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See detailData-driven selection of the minimum-gradient support parameter in time-lapse focused electrical imaging
Nguyen, Frédéric ULg; Kemna, Andreas; Robert, Tanguy et al

in Geophysics (2016), 81(1), 1-5

We have considered the problem of the choice of the minimum-gradient support (MGS) parameter in focused inversion for time-lapse (TL) electric resistivity tomography. Most existing approaches have relied ... [more ▼]

We have considered the problem of the choice of the minimum-gradient support (MGS) parameter in focused inversion for time-lapse (TL) electric resistivity tomography. Most existing approaches have relied either on an arbitrary choice of this parameter or one based on the prior information, such as the expected contrast in the TL image. We have decided to select the MGS parameter using a line search based on the value of the TL data root-mean-square misfit at the first iteration of the nonlinear inversion procedure. The latter was based on a Gauss-Newton scheme minimizing a regularized objective function in which the regularization functional was defined by the MGS functional. The regularization parameter was optimized to achieve a certain target level, following the Occam principles. We have validated our approach on a synthetic benchmark using a complex and heterogeneous model and determined its effectiveness on electric tomography TL data collected during a salt tracer experiment in fractured limestone. Our results have determined that the approach was successful in retrieving the focused anomaly and did not rely on prior information. [less ▲]

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See detailEvaluating the performance of short-term heat storage in alluvial aquifer with 4D electrical resistivity tomography and hidrological monitoring
Robert, Tanguy; Paulus, Claire; Bolly, Pierre-Yves et al

Poster (2015, December 14)

In the context of energy demand side management (DSM), energy storage solutions are needed to stock energy during high production periods and recover energy during high demand periods. Among currently ... [more ▼]

In the context of energy demand side management (DSM), energy storage solutions are needed to stock energy during high production periods and recover energy during high demand periods. Among currently studied solutions, storing energy in the subsurface through heat pumps and/or exchangers (thermal energy storage) is relatively simple with low investment costs. However, the design and functioning of such systems have strong interconnections with the geology of the site which may be complex and heterogeneous, making predictions difficult. In this context, local temperature measurements are necessary but not sufficient to model heat flow and transport in the subsurface. Electrical resistivity tomography (ERT) provides spatially distributed information on the temperature distribution in the subsurface. In this study, we monitored, with 4D ERT combined with multiple hydrological measurements in available wells, a short-term heat storage experiment in a confined alluvial aquifer. We injected heated water (ΔT=30K) during 6 hours with a rate of 3 m³/h, stored during 3 days, and then we pumped it back to estimate the energy balance. We collected ERT data sets using 9 parallel profiles of 21 electrodes and cross-lines measurements. Inversion results clearly show the ability of ERT to delimit the thermal plume growth during injection, the diffusion and decrease of temperature during storage, and the decrease in size after pumping. Quantitative interpretation of ERT is difficult at this stage due to strong spatial variations of the total dissolved solid content in the aquifer, due to historical chloride contamination of the site. Energy balance shows that up to 75% of the energy can be easily recovered with an adapted strategy in the context of DSM. Short-term heat storage in alluvial aquifer is efficient and ERT is a valuable tool to image and estimate the temperature distribution in the subsurface. [less ▲]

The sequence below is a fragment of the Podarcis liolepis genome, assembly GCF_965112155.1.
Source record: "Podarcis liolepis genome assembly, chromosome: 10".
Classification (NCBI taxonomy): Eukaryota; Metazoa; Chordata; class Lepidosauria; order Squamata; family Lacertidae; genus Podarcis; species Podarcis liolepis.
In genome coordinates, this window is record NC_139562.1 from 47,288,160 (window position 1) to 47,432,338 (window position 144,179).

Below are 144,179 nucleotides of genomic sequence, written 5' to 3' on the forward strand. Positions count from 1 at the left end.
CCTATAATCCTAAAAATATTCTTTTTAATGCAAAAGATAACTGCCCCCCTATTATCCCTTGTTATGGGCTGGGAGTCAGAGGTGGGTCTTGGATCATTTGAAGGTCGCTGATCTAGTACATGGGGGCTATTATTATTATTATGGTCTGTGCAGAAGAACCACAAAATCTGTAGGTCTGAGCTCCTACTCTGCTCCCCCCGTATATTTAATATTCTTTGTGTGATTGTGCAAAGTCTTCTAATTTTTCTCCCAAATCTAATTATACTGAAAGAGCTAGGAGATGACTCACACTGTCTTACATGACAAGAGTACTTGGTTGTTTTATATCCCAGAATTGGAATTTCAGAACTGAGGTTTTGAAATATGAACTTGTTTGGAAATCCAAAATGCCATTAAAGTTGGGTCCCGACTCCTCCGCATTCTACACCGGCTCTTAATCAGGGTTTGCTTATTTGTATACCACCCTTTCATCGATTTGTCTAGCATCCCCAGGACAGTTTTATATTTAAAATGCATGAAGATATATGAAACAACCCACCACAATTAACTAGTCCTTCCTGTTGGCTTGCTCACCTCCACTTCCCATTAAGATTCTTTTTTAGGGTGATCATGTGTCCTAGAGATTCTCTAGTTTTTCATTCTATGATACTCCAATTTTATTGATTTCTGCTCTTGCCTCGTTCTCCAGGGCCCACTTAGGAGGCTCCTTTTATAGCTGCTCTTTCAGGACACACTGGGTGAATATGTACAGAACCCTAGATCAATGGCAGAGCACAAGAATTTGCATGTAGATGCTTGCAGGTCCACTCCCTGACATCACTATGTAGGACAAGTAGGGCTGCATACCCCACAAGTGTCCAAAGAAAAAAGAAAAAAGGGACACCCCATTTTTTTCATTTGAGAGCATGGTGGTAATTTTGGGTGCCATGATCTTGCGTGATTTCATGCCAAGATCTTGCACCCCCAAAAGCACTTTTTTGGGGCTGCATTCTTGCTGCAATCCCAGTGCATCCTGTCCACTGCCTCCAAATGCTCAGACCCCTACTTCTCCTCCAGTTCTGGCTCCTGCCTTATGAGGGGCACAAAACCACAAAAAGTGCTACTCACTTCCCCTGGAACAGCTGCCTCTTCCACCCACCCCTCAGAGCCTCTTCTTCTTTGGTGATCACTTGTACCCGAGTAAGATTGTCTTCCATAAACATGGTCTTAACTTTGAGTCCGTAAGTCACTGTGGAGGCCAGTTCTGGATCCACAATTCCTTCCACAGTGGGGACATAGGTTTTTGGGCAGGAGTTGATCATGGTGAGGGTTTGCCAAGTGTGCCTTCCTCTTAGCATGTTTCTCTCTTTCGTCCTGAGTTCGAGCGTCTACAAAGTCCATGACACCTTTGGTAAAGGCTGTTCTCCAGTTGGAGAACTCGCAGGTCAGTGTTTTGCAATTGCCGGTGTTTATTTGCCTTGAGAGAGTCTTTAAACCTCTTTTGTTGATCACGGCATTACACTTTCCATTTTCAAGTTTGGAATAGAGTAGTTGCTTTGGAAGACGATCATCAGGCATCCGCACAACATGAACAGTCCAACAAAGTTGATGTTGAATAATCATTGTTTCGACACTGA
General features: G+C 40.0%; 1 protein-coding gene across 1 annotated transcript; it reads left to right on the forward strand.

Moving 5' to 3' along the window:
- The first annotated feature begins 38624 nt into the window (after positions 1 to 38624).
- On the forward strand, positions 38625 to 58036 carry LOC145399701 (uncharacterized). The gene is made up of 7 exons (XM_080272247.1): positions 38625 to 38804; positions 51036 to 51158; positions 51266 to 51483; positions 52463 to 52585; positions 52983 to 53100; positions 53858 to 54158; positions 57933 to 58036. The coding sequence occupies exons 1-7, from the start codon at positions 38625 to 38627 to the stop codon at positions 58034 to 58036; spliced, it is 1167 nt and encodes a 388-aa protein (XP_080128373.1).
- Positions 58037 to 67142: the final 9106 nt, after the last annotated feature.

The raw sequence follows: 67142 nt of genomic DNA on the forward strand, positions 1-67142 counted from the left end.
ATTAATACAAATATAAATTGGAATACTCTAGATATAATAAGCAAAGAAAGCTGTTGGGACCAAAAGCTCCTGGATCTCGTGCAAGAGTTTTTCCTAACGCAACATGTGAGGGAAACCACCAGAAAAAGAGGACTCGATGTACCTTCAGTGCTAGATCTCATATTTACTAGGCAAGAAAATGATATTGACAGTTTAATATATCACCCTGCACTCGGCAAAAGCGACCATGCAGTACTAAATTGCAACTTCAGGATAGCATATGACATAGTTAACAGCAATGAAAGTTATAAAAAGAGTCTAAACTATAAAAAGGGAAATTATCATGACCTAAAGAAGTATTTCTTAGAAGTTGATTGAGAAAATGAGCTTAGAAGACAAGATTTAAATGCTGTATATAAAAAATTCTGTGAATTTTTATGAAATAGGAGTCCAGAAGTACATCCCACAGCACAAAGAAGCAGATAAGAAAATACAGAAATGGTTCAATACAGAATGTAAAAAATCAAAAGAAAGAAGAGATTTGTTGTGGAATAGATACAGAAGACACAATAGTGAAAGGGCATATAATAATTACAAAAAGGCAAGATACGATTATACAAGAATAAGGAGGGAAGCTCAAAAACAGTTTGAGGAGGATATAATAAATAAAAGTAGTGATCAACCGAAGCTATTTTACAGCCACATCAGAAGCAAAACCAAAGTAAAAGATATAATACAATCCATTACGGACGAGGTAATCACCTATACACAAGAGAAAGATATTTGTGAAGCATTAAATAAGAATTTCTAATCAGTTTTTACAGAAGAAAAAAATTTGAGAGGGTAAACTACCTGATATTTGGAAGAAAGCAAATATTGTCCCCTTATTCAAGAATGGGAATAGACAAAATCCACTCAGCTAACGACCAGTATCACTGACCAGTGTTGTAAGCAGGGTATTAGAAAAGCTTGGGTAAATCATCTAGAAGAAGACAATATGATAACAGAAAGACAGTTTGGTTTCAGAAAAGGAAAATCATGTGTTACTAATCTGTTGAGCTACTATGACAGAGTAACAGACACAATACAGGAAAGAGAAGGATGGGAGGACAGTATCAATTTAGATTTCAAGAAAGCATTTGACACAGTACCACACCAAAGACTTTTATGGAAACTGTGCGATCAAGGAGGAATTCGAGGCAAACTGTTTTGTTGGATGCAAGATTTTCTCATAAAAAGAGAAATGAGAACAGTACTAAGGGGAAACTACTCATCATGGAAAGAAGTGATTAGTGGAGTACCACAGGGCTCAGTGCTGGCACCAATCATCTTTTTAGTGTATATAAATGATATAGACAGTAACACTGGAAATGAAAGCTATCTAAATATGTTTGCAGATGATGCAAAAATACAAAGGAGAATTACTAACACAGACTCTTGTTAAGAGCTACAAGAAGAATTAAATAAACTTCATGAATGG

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See detailTime-lapse inversion of ERT monitoring data using variogram-based regularization
Hermans, Thomas ULg; Dumont, Gaël ULg; Kemna, Andreas et al

Conference (2015, November 24)

Hydrogeophysics has become a major field of research in the past two decades and time-lapse electrical resistivity tomography (ERT) is one of the most popular techniques to monitor passive and active ... [more ▼]

Hydrogeophysics has become a major field of research in the past two decades and time-lapse electrical resistivity tomography (ERT) is one of the most popular techniques to monitor passive and active processes in subsurface reservoirs. Time-lapse inversion schemes have been developed to refine inversion results; but, in contrast with static inversion, they mostly still rely on the spatial regularization procedure based on the standard smoothness constraint. In this contribution, we propose to apply a variogram-based regularization operator in the time-lapse ERT inverse problem, using the model difference covariance matrix to replace the standard smoothing operator. The variogram of resistivity variations can be computed through independent borehole data, such as electromagnetic logs or hydrogeological monitoring, which is often available during monitoring experiments. We first illustrate the method for surface ERT with a synthetic case and compare the results with the standard smoothness constraint solution. This example shows that the variogram-based constraint images better the assumed anomaly both in terms of shape and amplitude. The improvement is largely higher than the one obtained with more classical anisotropic smoothness constraint. This synthetic example also shows that an error made in the range of the variogram has a limited impact on the resulting image, which still remains better than the smoothness constraint result. Anomalies located in various part of the tomograms were tested. Although more crucial in low-sensitivity zones, improvements are observed everywhere in the tomograms. The method is then applied to cross-borehole ERT field data from a heat tracing experiment, where the comparison with direct temperature measurements shows a strong improvement of the breakthrough curves retrieved from ERT. Using the variogram-based regularization, it is possible to reduce the smoothing of resistivity variations in low sensitivity zones and therefore to avoid overestimation of temperatures. The proposed method could be extended to the time dimension which would allow the use of variogram-based constraints in 4D inversion schemes. [less ▲]